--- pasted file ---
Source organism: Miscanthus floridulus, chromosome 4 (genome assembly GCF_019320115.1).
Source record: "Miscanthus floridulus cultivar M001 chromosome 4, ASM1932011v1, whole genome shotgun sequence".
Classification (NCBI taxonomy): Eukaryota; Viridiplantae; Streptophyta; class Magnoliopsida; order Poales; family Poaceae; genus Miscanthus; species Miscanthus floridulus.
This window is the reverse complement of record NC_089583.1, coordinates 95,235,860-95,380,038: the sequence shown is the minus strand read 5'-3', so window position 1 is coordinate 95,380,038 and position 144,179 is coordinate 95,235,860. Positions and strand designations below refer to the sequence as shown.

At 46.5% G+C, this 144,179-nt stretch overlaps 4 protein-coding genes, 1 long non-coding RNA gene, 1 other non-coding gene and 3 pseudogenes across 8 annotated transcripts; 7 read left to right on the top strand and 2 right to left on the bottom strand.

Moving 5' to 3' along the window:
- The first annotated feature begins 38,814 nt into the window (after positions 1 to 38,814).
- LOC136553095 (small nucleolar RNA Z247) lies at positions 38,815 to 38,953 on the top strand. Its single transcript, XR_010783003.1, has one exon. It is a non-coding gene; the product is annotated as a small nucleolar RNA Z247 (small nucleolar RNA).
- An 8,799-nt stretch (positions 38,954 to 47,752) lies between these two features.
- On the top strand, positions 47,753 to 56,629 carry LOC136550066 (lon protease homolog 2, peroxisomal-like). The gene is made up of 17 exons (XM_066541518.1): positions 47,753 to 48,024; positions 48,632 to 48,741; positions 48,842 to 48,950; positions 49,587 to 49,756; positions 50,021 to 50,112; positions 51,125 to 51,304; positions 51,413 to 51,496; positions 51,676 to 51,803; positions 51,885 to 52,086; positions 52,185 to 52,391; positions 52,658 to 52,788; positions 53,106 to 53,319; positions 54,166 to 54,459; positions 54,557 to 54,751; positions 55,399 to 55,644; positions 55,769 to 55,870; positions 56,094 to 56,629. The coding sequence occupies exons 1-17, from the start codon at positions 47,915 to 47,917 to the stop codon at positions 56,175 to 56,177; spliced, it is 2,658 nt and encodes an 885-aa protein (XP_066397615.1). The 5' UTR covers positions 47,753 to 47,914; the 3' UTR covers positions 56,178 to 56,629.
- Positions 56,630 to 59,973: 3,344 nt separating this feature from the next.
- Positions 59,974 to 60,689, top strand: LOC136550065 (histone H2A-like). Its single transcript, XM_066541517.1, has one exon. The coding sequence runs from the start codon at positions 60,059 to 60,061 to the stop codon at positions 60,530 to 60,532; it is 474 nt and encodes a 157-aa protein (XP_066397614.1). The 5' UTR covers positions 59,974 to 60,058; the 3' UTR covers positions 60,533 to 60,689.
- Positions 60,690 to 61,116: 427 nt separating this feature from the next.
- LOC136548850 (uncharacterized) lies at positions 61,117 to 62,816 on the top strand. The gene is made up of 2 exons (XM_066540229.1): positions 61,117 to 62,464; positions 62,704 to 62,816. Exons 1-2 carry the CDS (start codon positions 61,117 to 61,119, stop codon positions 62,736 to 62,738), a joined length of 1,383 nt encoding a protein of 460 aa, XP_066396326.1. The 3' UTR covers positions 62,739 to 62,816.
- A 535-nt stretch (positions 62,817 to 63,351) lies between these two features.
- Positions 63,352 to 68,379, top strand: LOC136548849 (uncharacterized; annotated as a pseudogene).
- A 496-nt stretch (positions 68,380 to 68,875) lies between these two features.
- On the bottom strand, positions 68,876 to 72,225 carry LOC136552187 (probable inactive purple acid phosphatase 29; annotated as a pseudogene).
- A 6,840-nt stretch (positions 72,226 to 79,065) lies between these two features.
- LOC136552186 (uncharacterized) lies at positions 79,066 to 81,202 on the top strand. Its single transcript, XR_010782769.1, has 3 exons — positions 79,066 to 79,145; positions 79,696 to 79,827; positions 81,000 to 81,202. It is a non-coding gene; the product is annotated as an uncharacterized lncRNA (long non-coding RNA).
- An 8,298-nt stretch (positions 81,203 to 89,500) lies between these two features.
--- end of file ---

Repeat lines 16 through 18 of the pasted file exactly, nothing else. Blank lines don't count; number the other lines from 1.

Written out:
- Positions 63,352 to 68,379, top strand: LOC136548849 (uncharacterized; annotated as a pseudogene).
- A 496-nt stretch (positions 68,380 to 68,875) lies between these two features.
- On the bottom strand, positions 68,876 to 72,225 carry LOC136552187 (probable inactive purple acid phosphatase 29; annotated as a pseudogene).